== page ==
A VA loan can have a fixed rate or an adjustable rate. It can be used to buy a house, condo, new-built home, manufactured home, duplex or other types of properties.
Or, it can be used to refinance your existing mortgage, make repairs or improvements to your home, or make your home more energy efficient. The choices are yours. A VA-approved lender can help you decide.Click to see today's rates (May 28th, 2016)
Like all mortgage types, VA loans require specific documentation, an acceptable credit history and sufficient income to make your monthly payments. But, as compared to other loan programs, VA loan guidelines tend to be more flexible. This is made possible because of the VA loan guaranty.
The Department of Veterans Affairs genuinely wants to make it easier for you to buy a home or refinance.
The VA limits the closing costs lenders can charge to VA loan applicants. This is another way that a VA loan can be more affordable than other types of loans. Money saved can be used for furniture, moving costs, home improvements or anything else.
VA loans require a "funding fee", an upfront cost based on your loan amount, your type of eligible service, your down payment size plus other factors. Funding fees don't need to be paid as cash, though. The VA allows it to be financed with the loan, so nothing is due at closing.
And, not all VA borrowers will pay it. VA funding fees are normally waived for veterans who receive VA disability compensation and for unmarried surviving spouses of veterans who died in service or as a result of a service-connected disability.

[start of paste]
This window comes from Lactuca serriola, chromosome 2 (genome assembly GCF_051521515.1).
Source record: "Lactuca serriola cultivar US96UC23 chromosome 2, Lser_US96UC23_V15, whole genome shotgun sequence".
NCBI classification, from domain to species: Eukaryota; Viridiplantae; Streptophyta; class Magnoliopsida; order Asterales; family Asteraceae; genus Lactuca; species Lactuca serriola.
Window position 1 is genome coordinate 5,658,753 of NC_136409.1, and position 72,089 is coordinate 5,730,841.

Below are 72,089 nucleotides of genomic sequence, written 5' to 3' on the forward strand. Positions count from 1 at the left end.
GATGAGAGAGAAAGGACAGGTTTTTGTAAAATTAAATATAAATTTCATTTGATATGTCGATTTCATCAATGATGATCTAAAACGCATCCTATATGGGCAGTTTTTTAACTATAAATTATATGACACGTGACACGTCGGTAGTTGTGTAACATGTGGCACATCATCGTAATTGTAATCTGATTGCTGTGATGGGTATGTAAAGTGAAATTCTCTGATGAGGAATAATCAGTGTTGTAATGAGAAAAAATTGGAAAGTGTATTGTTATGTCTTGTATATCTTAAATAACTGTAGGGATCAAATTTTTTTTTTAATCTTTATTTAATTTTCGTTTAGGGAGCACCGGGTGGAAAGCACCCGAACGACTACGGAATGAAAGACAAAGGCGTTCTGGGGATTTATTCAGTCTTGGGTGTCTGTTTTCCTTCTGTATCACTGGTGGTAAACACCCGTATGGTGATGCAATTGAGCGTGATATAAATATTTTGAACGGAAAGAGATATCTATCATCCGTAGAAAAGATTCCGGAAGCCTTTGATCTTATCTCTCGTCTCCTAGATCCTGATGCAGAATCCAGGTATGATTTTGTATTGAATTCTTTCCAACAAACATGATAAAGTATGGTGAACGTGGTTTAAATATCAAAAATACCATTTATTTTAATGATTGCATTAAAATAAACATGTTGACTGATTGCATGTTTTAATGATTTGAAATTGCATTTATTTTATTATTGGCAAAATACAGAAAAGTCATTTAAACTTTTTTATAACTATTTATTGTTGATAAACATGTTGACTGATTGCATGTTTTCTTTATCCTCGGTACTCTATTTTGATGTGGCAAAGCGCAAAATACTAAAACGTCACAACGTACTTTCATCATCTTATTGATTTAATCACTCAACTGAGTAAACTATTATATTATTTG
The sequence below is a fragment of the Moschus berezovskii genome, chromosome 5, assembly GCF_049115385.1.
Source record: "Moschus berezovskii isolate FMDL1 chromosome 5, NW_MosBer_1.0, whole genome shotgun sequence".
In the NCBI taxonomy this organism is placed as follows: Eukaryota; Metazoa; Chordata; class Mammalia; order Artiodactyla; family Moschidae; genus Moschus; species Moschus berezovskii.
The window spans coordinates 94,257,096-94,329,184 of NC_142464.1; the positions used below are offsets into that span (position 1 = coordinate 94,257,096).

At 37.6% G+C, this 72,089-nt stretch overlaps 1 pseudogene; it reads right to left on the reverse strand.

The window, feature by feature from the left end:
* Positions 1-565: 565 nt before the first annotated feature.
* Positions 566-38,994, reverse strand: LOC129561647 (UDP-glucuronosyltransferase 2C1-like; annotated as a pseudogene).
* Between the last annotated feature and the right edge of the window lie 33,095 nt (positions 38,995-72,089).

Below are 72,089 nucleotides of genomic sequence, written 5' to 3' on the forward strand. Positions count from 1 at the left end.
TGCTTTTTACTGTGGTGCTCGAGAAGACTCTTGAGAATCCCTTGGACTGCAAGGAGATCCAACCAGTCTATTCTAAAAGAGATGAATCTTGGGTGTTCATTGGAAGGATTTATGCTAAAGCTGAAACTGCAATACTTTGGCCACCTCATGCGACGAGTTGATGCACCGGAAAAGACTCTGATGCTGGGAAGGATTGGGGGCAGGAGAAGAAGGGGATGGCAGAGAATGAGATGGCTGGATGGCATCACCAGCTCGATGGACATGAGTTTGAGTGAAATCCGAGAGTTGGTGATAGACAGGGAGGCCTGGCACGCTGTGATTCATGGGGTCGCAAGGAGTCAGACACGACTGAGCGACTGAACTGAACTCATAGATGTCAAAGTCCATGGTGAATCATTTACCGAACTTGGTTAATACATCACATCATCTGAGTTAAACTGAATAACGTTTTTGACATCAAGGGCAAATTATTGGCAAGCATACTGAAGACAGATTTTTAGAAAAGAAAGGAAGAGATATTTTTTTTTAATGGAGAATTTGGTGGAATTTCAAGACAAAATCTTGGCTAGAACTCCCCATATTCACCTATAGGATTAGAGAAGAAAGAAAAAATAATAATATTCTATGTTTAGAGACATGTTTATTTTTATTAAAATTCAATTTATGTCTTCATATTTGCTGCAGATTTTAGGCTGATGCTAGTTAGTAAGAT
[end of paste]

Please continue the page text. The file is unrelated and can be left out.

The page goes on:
Most VA loans are "assumable," which means you can transfer your VA loan to a future home buyer if that person is also VA-eligible.
Assumable loans can be a huge benefit when you sell your home -- especially in a rising mortgage rate environment. If your home loan has today's low rate and market rates rise in the future, the assumption features of your VA become even more valuable.
Whether you're an active-duty serviceperson, a veteran, a member of the National Guard, a Reservist or surviving spouse of a veteran; or if you're a cadet at the U.S. Military, Air Force or Coast Guard Academy, midshipman at the U.S. Naval Academy or officer at the National Oceanic & Atmospheric Administration, you may be eligible for a VA loan.
Get today's live mortgage rates now. Your social security number is not required to get started, and all quotes come with access to your live mortgage credit scores.Click to see today's rates (May 28th, 2016)
The information contained on The Mortgage Reports website is for informational purposes only and is not an advertisement for products offered by Full Beaker. The views and opinions expressed herein are those of the author and do not reflect the policy or position of Full Beaker, its officers, parent, or affiliates.
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2016 Conforming, FHA, & VA Loan Limits
Mortgage loan limits for every U.S. county, as published by Fannie Mae & Freddie Mac, the Federal Housing Administration (FHA), and the Department of Veterans Affairs (VA)